Hunan Gourmet on West Seventh Street claims to have the "Best Vegetarian Cuisine in Frederick." As I'm a vegan, I decided to give it a try.

The restaurant, which specializes in Hunan and Szechuan cuisine, is simply and tastefully decorated on the interior.

Just inside is a beautiful wood and painted-glass partition, which separates the diners from the entranceway, with a small fish tank next to it.

In the back of the restaurant there is a large fish tank -- with an even larger fish in it.

The walls, which are a golden-orange, are lined with comfortable black booths. Over each booth is a low-hanging, red paper lantern that creates a feeling of intimacy.

Square tables fill the center of the restaurant.

When my guest, my boyfriend Michael, and I walked into the restaurant, we were greeted by a friendly woman and asked to seat ourselves. We chose to sit at one of the booths.

On the table there were paper placemats with Chinese zodiac signs on them. Michael pointed out that 2012 is the year of the dragon, which happens to be my Chinese zodiac sign. As a dragon, I am considered driven and eccentric with a temper that easily flares. This is surprisingly accurate.

During lunch hours, 11 a.m. to 3 p.m. Monday through Saturday and noon to 3 p.m. on Sundays, Hunan has a special menu. Both my boyfriend and I were surprised at how inexpensive the lunch specials are.

Lunch dishes are all served with a spring roll, fried rice, and a choice of soup (egg drop with corn, wonton, or hot-and-sour. Prices range from about $5 to $7.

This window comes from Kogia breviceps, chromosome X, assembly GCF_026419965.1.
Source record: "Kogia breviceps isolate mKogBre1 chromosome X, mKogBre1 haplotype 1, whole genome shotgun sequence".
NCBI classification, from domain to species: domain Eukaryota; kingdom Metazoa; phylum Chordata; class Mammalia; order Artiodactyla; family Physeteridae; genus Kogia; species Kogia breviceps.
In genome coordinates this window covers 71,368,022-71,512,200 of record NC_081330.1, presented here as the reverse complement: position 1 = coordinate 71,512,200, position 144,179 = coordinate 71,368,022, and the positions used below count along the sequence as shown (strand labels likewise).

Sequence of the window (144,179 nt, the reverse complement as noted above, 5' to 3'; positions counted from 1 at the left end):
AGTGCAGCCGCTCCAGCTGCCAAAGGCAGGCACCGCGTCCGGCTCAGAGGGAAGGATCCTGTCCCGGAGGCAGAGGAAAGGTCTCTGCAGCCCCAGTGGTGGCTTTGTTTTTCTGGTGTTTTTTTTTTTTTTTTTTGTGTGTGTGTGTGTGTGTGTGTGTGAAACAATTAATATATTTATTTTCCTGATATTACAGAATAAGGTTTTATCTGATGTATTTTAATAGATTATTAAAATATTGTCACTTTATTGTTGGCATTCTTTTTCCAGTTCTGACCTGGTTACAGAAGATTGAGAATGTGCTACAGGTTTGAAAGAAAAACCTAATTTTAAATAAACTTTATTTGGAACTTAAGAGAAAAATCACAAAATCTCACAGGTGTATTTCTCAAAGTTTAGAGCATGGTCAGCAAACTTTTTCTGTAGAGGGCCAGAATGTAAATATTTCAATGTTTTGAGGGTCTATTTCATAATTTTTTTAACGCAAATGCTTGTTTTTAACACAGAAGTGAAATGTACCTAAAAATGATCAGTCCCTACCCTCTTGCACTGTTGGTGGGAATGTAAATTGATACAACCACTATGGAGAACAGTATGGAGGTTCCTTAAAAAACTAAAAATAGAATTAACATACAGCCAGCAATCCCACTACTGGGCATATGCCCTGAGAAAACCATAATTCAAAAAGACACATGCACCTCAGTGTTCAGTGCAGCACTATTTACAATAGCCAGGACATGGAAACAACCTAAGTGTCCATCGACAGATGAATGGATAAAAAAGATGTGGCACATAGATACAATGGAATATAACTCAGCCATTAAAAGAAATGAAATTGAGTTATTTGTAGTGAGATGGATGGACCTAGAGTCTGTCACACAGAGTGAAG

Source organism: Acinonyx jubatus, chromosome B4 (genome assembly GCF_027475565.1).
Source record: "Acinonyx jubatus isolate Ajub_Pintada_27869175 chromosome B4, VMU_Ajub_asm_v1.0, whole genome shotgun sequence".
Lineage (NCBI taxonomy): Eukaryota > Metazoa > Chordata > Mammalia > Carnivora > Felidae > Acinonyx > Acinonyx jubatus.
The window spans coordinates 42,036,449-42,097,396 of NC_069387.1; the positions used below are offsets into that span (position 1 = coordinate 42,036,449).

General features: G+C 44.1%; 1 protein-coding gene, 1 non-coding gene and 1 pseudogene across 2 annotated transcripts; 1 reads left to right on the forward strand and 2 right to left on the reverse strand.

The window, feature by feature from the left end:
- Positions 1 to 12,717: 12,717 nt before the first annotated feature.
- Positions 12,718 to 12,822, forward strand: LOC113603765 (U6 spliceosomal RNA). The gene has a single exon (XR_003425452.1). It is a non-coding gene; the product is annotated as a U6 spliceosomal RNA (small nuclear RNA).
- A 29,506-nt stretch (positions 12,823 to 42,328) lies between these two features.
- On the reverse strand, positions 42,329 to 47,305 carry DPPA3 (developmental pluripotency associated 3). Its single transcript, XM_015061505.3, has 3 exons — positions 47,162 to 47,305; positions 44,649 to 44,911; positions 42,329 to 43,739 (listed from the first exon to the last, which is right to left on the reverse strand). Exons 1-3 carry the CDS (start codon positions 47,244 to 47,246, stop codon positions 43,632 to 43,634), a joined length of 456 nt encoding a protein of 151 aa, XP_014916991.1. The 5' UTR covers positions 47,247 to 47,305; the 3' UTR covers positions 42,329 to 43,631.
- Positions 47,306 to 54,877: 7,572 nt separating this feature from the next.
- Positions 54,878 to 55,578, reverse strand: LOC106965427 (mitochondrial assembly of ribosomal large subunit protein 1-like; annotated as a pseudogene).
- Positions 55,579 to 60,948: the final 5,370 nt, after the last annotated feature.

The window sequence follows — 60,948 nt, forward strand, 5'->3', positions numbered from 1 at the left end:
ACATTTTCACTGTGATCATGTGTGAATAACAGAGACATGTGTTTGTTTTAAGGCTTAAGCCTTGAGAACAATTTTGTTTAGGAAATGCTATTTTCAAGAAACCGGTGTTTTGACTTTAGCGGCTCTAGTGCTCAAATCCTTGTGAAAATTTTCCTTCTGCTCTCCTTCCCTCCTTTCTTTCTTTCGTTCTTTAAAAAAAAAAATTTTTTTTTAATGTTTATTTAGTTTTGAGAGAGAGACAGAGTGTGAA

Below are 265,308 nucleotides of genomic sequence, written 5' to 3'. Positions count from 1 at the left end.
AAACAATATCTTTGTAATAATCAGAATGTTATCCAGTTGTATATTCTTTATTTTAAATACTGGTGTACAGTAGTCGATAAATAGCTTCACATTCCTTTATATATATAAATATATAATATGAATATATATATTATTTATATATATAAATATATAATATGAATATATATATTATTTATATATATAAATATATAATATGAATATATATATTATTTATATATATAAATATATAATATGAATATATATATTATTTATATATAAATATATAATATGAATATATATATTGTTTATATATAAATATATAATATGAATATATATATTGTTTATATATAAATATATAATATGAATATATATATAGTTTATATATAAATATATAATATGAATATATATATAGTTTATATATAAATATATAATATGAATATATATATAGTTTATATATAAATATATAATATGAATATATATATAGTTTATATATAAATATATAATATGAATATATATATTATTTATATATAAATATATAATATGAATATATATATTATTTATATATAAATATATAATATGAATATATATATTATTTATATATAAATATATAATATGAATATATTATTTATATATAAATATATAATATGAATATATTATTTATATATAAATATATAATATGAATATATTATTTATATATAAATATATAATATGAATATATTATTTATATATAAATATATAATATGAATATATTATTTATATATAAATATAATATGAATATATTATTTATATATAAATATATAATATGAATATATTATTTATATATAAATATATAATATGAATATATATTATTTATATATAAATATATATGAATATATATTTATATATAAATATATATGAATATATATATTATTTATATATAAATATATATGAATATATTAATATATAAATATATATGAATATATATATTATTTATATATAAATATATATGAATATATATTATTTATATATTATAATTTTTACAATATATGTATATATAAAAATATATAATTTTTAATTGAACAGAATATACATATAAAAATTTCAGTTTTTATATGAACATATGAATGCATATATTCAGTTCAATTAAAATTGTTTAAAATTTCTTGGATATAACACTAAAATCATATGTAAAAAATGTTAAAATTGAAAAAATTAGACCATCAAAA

You would be hard-pressed to find a meal that wasn't fast food for less money in the area.

I ordered mixed vegetables with bean curd in a vegetarian brown sauce. Michael, unlike me a through-and-through carnivore, ordered chicken lo mein.

Our dishes were presented to us in what felt like just a few minutes and were arranged tastefully on square, white plates. The portions were also reasonable -- just enough to satisfy my hunger.

My tofu was cooked perfectly with just the right amount of crispness to it. The brown sauce, a staple of Chinese cooking, that covered my tofu and vegetables was yummy. The rice was also cooked perfectly and my spring roll wasn't overly greasy.

Besides specializing in vegetarian dishes, Hunan uses zero trans fat oil.

Michael enjoyed his chicken lo mien, although he thought there was a little too much soy sauce for his taste. Michael is notoriously picky about food.

He did mention that he loved the crispiness of the bok choy -- or Chinese cabbage -- that was mixed in with his lo mien.

We received our token fortune cookies with the check. The paper inside my cookie read, "Heroism is endurance for one moment more." I believe that makes us all heroes.

Michael and I walked out of Hunan satisfied and only having spent about $15.

If you're in the mood for classic Chinese food and want an inexpensive dining experience without having to sacrifice taste, Hunan Gourmet is the place to go.

The Dish reports on an unannounced dining experience and is not meant to be a critical review.